The Anthology of American Folk Music is a six-album compilation released in 1952 by Folkways Records (catalogue FP 251, FP 252, and FP 253), comprising eighty-four American folk, blues and country music recordings that were originally issued from 1927 to 1932.
Experimental filmmaker and notable eccentric Harry Smith compiled the music from his personal collection of 78 rpm records. The album is famous due to its role as a touchstone for the American folk music revival in the 1950s and 1960s.
The compilation was divided by Smith into three two-album volumes: Ballads, Social Music, and Songs. As the title indicates, the "Ballads" volume consists of ballads, including many American versions of Child ballads originating from the English folk tradition. Each song tells a story about a specific event or time, and Smith may have made some effort to organize to suggest a historical narrative, a theory suggested by the fact that many of the first songs in this volume are old English folk ballads, while the closing songs of the volume deal with the hardships of being a farmer in the 1920s.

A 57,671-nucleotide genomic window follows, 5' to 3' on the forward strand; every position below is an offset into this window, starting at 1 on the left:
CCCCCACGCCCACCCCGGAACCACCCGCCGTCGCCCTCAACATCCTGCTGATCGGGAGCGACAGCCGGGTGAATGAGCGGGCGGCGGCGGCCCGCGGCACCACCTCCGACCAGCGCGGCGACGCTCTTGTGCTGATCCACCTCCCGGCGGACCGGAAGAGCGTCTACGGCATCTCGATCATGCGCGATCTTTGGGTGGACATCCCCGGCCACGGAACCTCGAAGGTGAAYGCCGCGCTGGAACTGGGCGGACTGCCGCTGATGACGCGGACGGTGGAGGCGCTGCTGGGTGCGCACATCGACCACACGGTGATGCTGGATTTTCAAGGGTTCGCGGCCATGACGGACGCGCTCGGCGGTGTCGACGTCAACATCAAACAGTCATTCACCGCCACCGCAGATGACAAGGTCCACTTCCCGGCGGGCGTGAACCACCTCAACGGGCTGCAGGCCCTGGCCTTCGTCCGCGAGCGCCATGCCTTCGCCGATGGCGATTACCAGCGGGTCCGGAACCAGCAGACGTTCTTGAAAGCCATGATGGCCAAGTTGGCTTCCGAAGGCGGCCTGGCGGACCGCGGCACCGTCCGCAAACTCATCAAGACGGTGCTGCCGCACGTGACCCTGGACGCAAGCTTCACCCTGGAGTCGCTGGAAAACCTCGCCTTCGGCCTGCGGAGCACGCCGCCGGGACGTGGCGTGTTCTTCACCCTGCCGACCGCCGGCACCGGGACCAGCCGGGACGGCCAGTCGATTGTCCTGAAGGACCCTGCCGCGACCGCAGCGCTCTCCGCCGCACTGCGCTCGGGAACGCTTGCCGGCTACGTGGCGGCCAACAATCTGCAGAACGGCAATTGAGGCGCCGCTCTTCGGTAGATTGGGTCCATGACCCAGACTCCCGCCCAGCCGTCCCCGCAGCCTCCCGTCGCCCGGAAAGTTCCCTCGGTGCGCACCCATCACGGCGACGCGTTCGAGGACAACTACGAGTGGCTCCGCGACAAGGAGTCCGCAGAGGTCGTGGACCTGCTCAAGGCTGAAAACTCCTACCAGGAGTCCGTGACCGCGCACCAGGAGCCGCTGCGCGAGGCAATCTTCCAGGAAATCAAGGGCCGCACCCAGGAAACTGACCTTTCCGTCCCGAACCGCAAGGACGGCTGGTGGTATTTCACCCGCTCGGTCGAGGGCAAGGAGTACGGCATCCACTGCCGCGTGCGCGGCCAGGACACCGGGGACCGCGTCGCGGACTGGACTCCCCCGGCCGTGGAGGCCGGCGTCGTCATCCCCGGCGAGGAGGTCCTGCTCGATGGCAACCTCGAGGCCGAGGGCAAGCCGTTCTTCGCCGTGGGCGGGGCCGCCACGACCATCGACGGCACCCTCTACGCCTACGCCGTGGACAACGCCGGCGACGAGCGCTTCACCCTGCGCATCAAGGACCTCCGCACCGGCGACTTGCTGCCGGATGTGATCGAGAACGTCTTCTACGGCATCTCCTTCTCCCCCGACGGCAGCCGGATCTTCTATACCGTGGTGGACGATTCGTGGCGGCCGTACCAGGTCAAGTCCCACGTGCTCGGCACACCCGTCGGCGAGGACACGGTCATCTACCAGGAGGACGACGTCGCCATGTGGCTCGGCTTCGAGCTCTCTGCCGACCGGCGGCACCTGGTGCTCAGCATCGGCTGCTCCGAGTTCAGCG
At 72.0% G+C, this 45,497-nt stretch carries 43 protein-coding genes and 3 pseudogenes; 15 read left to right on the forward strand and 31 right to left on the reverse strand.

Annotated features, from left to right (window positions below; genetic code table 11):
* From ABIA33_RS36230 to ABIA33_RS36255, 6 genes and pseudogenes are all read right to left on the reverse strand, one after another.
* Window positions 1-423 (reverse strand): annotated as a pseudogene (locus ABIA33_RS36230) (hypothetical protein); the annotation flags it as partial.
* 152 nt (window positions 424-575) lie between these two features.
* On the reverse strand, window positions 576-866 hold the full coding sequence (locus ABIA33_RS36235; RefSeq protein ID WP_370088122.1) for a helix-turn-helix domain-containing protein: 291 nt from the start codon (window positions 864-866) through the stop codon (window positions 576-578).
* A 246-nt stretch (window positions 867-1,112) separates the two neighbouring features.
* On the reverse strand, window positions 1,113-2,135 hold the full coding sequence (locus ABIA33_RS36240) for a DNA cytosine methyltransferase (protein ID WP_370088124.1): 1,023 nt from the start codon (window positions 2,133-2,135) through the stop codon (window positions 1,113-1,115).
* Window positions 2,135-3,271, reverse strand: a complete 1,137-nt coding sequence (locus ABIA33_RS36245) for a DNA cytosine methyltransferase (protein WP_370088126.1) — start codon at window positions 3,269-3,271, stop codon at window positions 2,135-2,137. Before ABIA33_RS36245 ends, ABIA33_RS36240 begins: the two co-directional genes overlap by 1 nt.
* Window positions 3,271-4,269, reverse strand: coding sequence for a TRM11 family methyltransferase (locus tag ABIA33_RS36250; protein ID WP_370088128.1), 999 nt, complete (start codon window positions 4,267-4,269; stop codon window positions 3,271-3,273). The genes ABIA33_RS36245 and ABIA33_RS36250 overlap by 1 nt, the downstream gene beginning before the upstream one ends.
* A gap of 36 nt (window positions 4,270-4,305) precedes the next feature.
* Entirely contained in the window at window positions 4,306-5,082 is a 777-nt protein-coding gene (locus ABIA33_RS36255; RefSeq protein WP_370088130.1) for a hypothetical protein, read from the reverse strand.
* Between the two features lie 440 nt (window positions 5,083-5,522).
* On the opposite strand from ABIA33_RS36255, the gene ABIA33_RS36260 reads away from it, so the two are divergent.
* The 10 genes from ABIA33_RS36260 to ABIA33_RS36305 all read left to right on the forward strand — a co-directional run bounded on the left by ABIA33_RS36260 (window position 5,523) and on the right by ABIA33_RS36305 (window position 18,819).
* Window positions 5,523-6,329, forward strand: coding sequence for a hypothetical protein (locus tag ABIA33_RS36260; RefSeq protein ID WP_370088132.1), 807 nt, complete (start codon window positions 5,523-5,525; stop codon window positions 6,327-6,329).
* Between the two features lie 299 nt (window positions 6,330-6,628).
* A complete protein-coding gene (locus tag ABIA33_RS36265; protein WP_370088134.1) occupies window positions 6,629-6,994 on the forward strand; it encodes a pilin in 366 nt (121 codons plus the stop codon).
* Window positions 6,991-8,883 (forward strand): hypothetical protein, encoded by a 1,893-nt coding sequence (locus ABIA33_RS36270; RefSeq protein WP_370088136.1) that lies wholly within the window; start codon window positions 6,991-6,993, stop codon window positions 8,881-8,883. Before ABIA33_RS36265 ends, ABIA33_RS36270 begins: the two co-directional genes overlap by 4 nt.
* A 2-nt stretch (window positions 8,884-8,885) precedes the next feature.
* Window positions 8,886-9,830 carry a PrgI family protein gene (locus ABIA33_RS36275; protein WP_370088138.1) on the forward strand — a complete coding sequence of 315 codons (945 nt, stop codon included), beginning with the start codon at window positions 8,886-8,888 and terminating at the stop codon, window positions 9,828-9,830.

The first album in the "social music" volume largely consists of music likely performed at social gatherings or dances. Many of the songs are instrumentals. The second album in the "Social Music" volume consists of religious and spiritual songs. The final volume consists of regular songs, dealing with everyday life: critic Greil Marcus describes its thematic interests as being "marriage, labor, dissipation, prison, and death.
Por principio não partilho musica porque cresci a comprá-la, mas neste caso vale a pena.
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